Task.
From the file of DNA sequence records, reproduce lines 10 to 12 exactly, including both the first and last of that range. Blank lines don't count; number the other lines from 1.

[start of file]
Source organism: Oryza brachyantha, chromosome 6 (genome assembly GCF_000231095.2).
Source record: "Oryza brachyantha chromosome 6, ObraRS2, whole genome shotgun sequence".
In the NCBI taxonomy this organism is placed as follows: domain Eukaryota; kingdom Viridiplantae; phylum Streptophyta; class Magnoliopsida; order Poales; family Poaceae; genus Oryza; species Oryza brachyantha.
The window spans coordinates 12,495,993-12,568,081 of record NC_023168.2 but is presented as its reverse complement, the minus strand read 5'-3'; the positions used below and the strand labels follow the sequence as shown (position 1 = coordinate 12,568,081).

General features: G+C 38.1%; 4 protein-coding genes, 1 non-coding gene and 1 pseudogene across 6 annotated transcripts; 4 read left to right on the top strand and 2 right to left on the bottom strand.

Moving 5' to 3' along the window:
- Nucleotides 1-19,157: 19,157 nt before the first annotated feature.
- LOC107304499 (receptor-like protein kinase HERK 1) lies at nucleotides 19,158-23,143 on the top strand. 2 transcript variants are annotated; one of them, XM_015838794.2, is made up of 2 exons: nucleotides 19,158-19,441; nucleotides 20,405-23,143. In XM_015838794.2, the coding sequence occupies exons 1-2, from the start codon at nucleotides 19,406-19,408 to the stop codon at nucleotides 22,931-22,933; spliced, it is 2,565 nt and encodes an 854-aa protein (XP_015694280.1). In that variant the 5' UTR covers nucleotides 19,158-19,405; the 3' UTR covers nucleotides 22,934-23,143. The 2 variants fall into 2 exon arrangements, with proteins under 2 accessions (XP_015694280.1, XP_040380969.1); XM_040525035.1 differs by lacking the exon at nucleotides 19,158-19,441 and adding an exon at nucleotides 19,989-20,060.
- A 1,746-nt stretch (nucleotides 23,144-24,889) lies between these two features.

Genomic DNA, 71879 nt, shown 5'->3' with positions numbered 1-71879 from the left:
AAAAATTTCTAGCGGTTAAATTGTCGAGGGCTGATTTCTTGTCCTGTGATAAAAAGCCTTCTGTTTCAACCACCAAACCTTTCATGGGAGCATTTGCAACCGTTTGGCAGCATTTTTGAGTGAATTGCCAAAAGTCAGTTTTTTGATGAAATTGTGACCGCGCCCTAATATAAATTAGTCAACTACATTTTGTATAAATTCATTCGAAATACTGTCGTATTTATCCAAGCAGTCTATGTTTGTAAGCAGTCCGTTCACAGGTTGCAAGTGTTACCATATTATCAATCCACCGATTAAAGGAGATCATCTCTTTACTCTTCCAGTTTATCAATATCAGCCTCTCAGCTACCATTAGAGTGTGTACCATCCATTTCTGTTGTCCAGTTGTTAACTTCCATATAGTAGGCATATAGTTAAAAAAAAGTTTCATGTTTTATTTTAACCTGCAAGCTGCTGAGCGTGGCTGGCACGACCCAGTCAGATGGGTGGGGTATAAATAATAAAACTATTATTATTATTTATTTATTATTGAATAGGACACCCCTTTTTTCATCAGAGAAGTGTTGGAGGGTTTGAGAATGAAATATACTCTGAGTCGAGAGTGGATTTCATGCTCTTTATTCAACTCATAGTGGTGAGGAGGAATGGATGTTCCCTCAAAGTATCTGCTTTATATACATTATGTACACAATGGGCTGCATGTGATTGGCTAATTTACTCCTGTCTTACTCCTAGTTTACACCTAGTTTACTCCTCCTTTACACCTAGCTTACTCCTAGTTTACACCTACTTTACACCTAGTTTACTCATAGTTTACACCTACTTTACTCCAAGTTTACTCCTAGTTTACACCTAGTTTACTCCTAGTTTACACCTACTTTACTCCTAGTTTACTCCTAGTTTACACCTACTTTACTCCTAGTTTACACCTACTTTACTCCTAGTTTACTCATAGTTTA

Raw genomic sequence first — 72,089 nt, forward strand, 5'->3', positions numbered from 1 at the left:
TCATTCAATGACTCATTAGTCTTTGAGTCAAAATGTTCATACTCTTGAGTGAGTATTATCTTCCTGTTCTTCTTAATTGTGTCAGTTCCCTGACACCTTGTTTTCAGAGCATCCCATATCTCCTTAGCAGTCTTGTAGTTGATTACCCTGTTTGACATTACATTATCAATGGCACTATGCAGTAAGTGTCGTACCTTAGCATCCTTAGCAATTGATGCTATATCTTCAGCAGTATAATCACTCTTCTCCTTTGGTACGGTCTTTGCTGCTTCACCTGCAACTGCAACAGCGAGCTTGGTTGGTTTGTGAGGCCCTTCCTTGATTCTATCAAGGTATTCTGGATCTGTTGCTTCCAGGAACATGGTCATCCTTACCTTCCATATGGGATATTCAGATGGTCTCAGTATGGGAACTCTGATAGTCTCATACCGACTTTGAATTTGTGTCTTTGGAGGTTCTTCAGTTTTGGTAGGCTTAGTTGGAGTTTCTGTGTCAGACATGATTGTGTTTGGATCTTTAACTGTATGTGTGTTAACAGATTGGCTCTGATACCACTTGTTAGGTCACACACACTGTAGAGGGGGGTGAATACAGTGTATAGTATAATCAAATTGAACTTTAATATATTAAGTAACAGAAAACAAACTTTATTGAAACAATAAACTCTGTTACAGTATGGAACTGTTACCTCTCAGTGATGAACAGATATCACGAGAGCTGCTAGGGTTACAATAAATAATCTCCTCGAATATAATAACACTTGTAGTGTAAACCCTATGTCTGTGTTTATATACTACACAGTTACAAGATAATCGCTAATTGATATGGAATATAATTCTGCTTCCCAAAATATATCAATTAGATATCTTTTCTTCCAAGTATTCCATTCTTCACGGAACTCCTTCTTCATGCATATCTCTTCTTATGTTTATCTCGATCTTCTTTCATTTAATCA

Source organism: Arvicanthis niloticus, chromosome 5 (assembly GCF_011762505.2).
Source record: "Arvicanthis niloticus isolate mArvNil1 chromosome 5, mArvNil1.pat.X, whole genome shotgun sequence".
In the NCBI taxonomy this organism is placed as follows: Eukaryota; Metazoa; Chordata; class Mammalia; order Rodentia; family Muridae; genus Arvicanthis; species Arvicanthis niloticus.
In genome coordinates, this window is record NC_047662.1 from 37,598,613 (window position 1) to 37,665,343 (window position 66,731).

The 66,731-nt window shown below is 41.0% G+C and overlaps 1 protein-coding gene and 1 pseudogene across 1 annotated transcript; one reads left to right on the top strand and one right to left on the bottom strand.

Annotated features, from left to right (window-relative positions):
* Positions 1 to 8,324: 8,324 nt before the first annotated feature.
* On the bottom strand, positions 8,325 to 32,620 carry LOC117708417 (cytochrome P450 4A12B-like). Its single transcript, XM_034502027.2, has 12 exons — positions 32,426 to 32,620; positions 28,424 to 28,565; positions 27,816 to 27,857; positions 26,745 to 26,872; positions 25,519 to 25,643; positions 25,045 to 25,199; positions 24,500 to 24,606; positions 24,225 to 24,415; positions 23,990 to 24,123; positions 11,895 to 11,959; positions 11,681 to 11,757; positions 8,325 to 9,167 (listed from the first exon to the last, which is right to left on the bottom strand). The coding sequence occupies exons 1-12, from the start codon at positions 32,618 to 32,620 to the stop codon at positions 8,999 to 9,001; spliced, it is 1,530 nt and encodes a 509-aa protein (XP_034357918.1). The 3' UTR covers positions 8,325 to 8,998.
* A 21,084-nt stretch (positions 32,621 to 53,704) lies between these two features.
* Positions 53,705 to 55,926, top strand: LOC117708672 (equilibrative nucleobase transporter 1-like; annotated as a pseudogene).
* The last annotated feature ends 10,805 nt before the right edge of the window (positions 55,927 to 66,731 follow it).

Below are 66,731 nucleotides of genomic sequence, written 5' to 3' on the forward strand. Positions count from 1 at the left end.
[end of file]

Genomic DNA, 71879 nt, shown 5'->3' with positions numbered 1-71879 from the left:
AAAAATTTCTAGCGGTTAAATTGTCGAGGGCTGATTTCTTGTCCTGTGATAAAAAGCCTTCTGTTTCAACCACCAAACCTTTCATGGGAGCATTTGCAACCGTTTGGCAGCATTTTTGAGTGAATTGCCAAAAGTCAGTTTTTTGATGAAATTGTGACCGCGCCCTAATATAAATTAGTCAACTACATTTTGTATAAATTCATTCGAAATACTGTCGTATTTATCCAAGCAGTCTATGTTTGTAAGCAGTCCGTTCACAGGTTGCAAGTGTTACCATATTATCAATCCACCGATTAAAGGAGATCATCTCTTTACTCTTCCAGTTTATCAATATCAGCCTCTCAGCTACCATTAGAGTGTGTACCATCCATTTCTGTTGTCCAGTTGTTAACTTCCATATAGTAGGCATATAGTTAAAAAAAAGTTTCATGTTTTATTTTAACCTGCAAGCTGCTGAGCGTGGCTGGCACGACCCAGTCAGATGGGTGGGGTATAAATAATAAAACTATTATTATTATTTATTTATTATTGAATAGGACACCCCTTTTTTCATCAGAGAAGTGTTGGAGGGTTTGAGAATGAAATATACTCTGAGTCGAGAGTGGATTTCATGCTCTTTATTCAACTCATAGTGGTGAGGAGGAATGGATGTTCCCTCAAAGTATCTGCTTTATATACATTATGTACACAATGGGCTGCATGTGATTGGCTAATTTACTCCTGTCTTACTCCTAGTTTACACCTAGTTTACTCCTCCTTTACACCTAGCTTACTCCTAGTTTACACCTACTTTACACCTAGTTTACTCATAGTTTACACCTACTTTACTCCAAGTTTACTCCTAGTTTACACCTAGTTTACTCCTAGTTTACACCTACTTTACTCCTAGTTTACTCCTAGTTTACACCTACTTTACTCCTAGTTTACACCTACTTTACTCCTAGTTTACTCATAGTTTA

Raw genomic sequence first — 72,089 nt, forward strand, 5'->3', positions numbered from 1 at the left: